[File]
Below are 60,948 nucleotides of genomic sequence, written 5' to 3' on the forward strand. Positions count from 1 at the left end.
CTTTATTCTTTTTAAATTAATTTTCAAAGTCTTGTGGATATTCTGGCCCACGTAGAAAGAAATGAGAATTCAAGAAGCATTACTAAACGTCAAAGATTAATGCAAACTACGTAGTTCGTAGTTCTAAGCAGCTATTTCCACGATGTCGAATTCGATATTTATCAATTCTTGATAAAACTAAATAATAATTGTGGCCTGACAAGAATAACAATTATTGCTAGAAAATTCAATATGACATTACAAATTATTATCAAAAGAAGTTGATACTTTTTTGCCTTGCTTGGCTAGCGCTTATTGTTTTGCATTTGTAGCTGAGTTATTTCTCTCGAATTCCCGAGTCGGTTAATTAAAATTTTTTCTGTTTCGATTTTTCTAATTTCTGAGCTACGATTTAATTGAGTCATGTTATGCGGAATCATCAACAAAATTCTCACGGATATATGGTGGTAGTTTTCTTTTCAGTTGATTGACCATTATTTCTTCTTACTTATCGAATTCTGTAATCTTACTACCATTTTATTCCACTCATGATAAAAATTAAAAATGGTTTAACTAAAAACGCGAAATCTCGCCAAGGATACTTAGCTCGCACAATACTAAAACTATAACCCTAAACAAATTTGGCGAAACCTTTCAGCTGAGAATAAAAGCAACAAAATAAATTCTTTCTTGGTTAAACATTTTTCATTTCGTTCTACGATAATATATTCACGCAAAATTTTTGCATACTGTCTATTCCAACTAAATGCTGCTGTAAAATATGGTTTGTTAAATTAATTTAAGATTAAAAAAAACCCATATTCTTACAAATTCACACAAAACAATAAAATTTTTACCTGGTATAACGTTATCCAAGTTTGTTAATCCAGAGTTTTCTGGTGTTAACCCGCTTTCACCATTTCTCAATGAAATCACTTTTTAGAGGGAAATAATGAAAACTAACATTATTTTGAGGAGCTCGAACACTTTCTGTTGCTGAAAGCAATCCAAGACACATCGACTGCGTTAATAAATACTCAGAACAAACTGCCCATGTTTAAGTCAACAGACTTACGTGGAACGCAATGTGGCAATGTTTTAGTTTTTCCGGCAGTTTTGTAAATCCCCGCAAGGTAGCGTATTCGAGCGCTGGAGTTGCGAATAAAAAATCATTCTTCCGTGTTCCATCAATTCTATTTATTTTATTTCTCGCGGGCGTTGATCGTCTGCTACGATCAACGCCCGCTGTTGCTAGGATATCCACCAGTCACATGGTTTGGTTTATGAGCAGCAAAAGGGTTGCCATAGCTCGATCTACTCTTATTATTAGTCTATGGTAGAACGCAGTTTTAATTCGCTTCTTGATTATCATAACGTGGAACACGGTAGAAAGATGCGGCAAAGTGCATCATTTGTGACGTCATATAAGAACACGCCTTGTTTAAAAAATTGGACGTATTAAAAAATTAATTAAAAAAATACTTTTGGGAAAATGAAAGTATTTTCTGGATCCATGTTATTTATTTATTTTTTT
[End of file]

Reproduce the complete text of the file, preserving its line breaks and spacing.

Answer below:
Below are 60,948 nucleotides of genomic sequence, written 5' to 3' on the forward strand. Positions count from 1 at the left end.
CTTTATTCTTTTTAAATTAATTTTCAAAGTCTTGTGGATATTCTGGCCCACGTAGAAAGAAATGAGAATTCAAGAAGCATTACTAAACGTCAAAGATTAATGCAAACTACGTAGTTCGTAGTTCTAAGCAGCTATTTCCACGATGTCGAATTCGATATTTATCAATTCTTGATAAAACTAAATAATAATTGTGGCCTGACAAGAATAACAATTATTGCTAGAAAATTCAATATGACATTACAAATTATTATCAAAAGAAGTTGATACTTTTTTGCCTTGCTTGGCTAGCGCTTATTGTTTTGCATTTGTAGCTGAGTTATTTCTCTCGAATTCCCGAGTCGGTTAATTAAAATTTTTTCTGTTTCGATTTTTCTAATTTCTGAGCTACGATTTAATTGAGTCATGTTATGCGGAATCATCAACAAAATTCTCACGGATATATGGTGGTAGTTTTCTTTTCAGTTGATTGACCATTATTTCTTCTTACTTATCGAATTCTGTAATCTTACTACCATTTTATTCCACTCATGATAAAAATTAAAAATGGTTTAACTAAAAACGCGAAATCTCGCCAAGGATACTTAGCTCGCACAATACTAAAACTATAACCCTAAACAAATTTGGCGAAACCTTTCAGCTGAGAATAAAAGCAACAAAATAAATTCTTTCTTGGTTAAACATTTTTCATTTCGTTCTACGATAATATATTCACGCAAAATTTTTGCATACTGTCTATTCCAACTAAATGCTGCTGTAAAATATGGTTTGTTAAATTAATTTAAGATTAAAAAAAACCCATATTCTTACAAATTCACACAAAACAATAAAATTTTTACCTGGTATAACGTTATCCAAGTTTGTTAATCCAGAGTTTTCTGGTGTTAACCCGCTTTCACCATTTCTCAATGAAATCACTTTTTAGAGGGAAATAATGAAAACTAACATTATTTTGAGGAGCTCGAACACTTTCTGTTGCTGAAAGCAATCCAAGACACATCGACTGCGTTAATAAATACTCAGAACAAACTGCCCATGTTTAAGTCAACAGACTTACGTGGAACGCAATGTGGCAATGTTTTAGTTTTTCCGGCAGTTTTGTAAATCCCCGCAAGGTAGCGTATTCGAGCGCTGGAGTTGCGAATAAAAAATCATTCTTCCGTGTTCCATCAATTCTATTTATTTTATTTCTCGCGGGCGTTGATCGTCTGCTACGATCAACGCCCGCTGTTGCTAGGATATCCACCAGTCACATGGTTTGGTTTATGAGCAGCAAAAGGGTTGCCATAGCTCGATCTACTCTTATTATTAGTCTATGGTAGAACGCAGTTTTAATTCGCTTCTTGATTATCATAACGTGGAACACGGTAGAAAGATGCGGCAAAGTGCATCATTTGTGACGTCATATAAGAACACGCCTTGTTTAAAAAATTGGACGTATTAAAAAATTAATTAAAAAAATACTTTTGGGAAAATGAAAGTATTTTCTGGATCCATGTTATTTATTTATTTTTTT